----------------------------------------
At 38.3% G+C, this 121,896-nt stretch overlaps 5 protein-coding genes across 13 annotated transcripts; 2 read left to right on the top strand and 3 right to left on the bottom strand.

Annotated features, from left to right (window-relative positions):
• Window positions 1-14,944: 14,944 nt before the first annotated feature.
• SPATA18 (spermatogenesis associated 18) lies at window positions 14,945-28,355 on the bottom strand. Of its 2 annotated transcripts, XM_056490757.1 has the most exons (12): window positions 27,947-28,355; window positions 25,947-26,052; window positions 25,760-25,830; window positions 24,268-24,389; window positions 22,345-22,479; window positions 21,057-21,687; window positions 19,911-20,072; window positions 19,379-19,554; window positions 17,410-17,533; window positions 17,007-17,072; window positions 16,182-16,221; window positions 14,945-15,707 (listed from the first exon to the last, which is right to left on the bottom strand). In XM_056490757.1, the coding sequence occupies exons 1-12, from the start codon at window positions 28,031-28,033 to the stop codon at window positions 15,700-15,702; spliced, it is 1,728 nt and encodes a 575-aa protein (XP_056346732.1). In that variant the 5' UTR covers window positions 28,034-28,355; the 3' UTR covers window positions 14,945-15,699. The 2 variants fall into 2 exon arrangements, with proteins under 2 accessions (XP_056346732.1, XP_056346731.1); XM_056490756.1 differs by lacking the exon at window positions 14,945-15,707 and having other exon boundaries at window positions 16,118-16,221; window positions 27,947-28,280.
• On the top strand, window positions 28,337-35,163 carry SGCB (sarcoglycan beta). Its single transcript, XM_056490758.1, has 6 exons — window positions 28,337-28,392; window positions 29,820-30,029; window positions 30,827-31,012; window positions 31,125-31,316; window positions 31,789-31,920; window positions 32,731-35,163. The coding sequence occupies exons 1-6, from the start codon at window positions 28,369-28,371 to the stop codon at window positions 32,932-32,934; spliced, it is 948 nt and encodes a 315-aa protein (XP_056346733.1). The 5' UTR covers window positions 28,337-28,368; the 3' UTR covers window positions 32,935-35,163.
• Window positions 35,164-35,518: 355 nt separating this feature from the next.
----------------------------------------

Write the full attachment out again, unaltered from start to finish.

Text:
At 38.3% G+C, this 121,896-nt stretch overlaps 5 protein-coding genes across 13 annotated transcripts; 2 read left to right on the top strand and 3 right to left on the bottom strand.

Annotated features, from left to right (window-relative positions):
• Window positions 1-14,944: 14,944 nt before the first annotated feature.
• SPATA18 (spermatogenesis associated 18) lies at window positions 14,945-28,355 on the bottom strand. Of its 2 annotated transcripts, XM_056490757.1 has the most exons (12): window positions 27,947-28,355; window positions 25,947-26,052; window positions 25,760-25,830; window positions 24,268-24,389; window positions 22,345-22,479; window positions 21,057-21,687; window positions 19,911-20,072; window positions 19,379-19,554; window positions 17,410-17,533; window positions 17,007-17,072; window positions 16,182-16,221; window positions 14,945-15,707 (listed from the first exon to the last, which is right to left on the bottom strand). In XM_056490757.1, the coding sequence occupies exons 1-12, from the start codon at window positions 28,031-28,033 to the stop codon at window positions 15,700-15,702; spliced, it is 1,728 nt and encodes a 575-aa protein (XP_056346732.1). In that variant the 5' UTR covers window positions 28,034-28,355; the 3' UTR covers window positions 14,945-15,699. The 2 variants fall into 2 exon arrangements, with proteins under 2 accessions (XP_056346732.1, XP_056346731.1); XM_056490756.1 differs by lacking the exon at window positions 14,945-15,707 and having other exon boundaries at window positions 16,118-16,221; window positions 27,947-28,280.
• On the top strand, window positions 28,337-35,163 carry SGCB (sarcoglycan beta). Its single transcript, XM_056490758.1, has 6 exons — window positions 28,337-28,392; window positions 29,820-30,029; window positions 30,827-31,012; window positions 31,125-31,316; window positions 31,789-31,920; window positions 32,731-35,163. The coding sequence occupies exons 1-6, from the start codon at window positions 28,369-28,371 to the stop codon at window positions 32,932-32,934; spliced, it is 948 nt and encodes a 315-aa protein (XP_056346733.1). The 5' UTR covers window positions 28,337-28,368; the 3' UTR covers window positions 32,935-35,163.
• Window positions 35,164-35,518: 355 nt separating this feature from the next.